Characteristics of Individuals with MS who Report Speech Problems.

TitleCharacteristics of Individuals with MS who Report Speech Problems.
Publication TypeJournal Article
2001
AuthorsYorkston KM, Klasner ER, Johnson KL, Ehde DM, Gibbons LE, Kraft GH
JournalInternational Journal of MS Care
Volume3
Issue2
Pagination37
Yes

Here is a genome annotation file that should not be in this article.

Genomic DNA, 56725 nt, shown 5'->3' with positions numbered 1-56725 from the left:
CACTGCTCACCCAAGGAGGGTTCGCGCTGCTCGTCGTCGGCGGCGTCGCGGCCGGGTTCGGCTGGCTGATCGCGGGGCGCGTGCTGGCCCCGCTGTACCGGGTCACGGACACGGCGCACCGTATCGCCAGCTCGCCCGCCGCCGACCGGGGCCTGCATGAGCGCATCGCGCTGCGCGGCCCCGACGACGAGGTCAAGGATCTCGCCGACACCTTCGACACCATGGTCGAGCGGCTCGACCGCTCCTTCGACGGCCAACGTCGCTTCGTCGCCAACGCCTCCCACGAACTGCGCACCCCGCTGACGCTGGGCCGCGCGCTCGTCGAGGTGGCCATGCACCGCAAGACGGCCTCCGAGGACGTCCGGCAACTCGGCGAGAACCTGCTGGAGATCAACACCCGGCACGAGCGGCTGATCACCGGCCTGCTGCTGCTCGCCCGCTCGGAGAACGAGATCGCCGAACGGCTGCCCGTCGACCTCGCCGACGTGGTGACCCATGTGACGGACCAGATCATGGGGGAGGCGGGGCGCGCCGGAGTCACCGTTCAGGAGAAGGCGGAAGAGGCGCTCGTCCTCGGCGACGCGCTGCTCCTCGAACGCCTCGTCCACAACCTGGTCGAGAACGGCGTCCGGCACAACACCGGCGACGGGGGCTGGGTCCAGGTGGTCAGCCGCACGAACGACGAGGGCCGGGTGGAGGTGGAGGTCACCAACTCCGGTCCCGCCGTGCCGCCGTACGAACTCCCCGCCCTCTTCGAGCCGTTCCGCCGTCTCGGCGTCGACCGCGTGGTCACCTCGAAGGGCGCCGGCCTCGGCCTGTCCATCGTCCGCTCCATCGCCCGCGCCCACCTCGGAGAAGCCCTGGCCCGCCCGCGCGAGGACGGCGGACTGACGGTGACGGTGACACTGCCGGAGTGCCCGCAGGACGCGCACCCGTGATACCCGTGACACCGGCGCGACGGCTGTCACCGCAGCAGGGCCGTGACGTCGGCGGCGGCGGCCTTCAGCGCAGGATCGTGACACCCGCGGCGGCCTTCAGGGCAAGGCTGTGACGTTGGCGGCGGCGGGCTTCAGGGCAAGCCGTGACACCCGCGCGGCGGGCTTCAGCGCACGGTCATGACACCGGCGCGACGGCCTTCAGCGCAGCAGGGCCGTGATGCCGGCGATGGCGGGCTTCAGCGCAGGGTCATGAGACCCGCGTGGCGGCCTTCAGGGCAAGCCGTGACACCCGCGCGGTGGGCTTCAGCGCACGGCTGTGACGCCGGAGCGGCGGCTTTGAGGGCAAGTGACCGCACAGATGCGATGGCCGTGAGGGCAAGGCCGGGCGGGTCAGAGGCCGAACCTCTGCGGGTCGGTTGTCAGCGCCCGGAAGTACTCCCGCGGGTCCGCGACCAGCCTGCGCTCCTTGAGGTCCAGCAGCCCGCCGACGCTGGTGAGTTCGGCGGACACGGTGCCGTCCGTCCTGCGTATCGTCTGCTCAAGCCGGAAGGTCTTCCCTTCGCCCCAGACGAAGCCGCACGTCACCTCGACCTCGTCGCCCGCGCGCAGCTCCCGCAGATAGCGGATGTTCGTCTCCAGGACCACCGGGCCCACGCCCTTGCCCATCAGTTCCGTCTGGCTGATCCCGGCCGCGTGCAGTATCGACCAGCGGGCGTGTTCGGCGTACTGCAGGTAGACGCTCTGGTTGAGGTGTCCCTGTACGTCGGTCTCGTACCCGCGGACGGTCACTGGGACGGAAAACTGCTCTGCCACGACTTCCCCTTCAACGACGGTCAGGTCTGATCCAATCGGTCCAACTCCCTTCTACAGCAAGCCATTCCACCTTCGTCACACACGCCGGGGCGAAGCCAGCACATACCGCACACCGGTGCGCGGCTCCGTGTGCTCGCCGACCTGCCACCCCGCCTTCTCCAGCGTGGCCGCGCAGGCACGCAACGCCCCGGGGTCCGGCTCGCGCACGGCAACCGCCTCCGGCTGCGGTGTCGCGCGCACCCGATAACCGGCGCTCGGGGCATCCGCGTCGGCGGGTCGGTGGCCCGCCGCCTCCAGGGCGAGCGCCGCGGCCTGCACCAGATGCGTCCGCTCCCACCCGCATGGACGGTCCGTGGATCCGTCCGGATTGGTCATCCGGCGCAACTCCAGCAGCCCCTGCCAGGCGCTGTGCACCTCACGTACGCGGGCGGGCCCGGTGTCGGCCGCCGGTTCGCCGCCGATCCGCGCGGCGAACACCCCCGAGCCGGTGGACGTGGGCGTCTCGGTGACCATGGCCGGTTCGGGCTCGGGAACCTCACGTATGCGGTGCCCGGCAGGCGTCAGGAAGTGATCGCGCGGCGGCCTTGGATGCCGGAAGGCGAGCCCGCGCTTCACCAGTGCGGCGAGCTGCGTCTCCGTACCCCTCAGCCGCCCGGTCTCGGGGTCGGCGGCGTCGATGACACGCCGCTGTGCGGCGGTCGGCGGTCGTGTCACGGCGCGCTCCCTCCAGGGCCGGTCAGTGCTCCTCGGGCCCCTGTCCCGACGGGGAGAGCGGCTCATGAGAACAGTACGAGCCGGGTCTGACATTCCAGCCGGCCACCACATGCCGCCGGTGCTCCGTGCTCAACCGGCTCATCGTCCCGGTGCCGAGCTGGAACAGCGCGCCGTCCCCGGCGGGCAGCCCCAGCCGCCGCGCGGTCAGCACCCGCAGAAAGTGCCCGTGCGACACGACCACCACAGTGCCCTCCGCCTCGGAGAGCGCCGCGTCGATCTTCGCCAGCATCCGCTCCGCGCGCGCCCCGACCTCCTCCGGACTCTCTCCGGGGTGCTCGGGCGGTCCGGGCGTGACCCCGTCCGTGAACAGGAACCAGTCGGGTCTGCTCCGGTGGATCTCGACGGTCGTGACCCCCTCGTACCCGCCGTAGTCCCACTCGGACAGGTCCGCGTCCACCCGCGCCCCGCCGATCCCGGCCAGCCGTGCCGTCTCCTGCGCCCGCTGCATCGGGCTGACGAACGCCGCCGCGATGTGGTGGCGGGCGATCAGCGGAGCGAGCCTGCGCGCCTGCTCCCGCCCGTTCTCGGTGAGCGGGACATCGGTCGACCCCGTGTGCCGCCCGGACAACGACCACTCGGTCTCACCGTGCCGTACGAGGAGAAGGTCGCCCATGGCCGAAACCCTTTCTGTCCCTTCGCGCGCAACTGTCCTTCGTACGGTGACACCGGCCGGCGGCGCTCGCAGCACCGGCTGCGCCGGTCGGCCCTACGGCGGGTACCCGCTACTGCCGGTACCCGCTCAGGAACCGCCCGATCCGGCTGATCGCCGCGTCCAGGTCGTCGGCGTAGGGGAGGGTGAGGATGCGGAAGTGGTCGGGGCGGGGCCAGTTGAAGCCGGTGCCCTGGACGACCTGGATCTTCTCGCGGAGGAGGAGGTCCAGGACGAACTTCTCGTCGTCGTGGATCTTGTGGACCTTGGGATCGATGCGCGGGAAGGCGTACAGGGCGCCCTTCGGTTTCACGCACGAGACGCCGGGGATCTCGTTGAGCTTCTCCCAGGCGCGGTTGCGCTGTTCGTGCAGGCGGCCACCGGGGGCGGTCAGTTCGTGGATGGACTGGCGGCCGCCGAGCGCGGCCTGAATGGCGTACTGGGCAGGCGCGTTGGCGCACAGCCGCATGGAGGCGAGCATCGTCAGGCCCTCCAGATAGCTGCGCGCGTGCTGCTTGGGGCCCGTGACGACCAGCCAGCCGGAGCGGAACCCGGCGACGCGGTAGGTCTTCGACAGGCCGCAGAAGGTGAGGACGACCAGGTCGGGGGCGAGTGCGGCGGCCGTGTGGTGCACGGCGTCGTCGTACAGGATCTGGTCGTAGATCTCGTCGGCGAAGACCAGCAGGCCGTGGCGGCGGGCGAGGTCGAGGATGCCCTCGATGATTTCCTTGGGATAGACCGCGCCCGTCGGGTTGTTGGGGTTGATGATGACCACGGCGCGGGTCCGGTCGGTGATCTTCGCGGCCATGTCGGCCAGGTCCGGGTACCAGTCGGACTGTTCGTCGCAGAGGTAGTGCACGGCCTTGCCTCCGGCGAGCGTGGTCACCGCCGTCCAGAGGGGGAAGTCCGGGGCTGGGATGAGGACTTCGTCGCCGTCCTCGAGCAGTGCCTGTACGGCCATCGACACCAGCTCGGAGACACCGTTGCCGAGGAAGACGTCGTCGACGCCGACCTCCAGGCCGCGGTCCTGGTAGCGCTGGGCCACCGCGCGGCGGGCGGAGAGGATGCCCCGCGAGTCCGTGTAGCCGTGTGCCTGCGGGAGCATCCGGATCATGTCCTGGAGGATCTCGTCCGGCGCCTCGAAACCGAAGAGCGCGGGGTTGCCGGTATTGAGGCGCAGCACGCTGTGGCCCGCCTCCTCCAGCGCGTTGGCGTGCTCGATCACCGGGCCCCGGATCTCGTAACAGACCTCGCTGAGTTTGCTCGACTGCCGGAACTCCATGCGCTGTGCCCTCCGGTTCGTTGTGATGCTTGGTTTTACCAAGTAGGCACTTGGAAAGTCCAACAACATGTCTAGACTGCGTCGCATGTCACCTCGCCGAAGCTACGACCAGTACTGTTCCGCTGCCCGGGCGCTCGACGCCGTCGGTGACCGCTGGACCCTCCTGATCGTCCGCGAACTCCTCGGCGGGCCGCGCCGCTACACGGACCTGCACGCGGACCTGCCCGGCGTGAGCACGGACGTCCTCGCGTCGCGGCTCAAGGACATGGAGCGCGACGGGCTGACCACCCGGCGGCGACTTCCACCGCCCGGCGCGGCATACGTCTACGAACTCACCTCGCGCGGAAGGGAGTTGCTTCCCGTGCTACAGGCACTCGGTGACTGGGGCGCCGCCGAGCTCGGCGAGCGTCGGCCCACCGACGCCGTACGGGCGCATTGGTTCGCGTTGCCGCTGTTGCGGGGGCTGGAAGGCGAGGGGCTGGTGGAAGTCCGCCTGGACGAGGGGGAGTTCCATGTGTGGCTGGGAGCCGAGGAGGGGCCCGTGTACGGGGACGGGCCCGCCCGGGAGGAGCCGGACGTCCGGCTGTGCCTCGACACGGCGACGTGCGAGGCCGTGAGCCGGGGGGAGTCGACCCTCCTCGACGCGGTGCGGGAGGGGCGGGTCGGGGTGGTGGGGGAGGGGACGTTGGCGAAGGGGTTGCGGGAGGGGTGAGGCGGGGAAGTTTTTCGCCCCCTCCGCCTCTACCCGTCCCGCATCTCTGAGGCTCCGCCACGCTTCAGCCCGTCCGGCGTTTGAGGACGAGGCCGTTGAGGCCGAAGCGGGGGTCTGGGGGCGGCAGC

Self–report questionnaires about communication difficulties associated with MS indicate that approximately 25 to 45 percent of the respondents noted changes in speech. Although previous studies report general prevalence information, they do not describe the full range of patient characteristics necessary for appropriate clinical management. This study reports data from a community-based survey of 758 individuals with MS. Of this sample, 39.7% (N=301) report either mild, moderate, or severe speech problems. The relationship between level of speech problem (none to severe) is examined for a variety of variables including: demographics (age, gender, and level of education), disease status (EDSS, overall health, type of MS, and time since onset), physical/sensory function (arm strength and coordination, sensation, vision, hearing, and swallowing), communication related function (thinking, reading and writing), psychosocial factors (living situations, depression, employment, quality of life), and fatigue. Results indicate the higher severity of speech problems is associated with higher impairment and functional limitation in other areas. One exception is the rating of fatigue that is uniform across severity groups. Clinical implications include the need for clinicians to anticipate greater levels of physical, sensory, and cognitive impairment in individuals with speech problems as compared to those without such problems. The greater physical, sensory, and cognitive impairments in individuals with moderate or severe speech disorders may substantially increase challenges in clinical management. Because important levels of fatigue must be anticipated in all individuals who endorse speech problems, including those who report only mild speech changes, intervention planning should incorporate strategies for reducing fatigue and for maintaining cognitive and communicative function in the face of fatigue.

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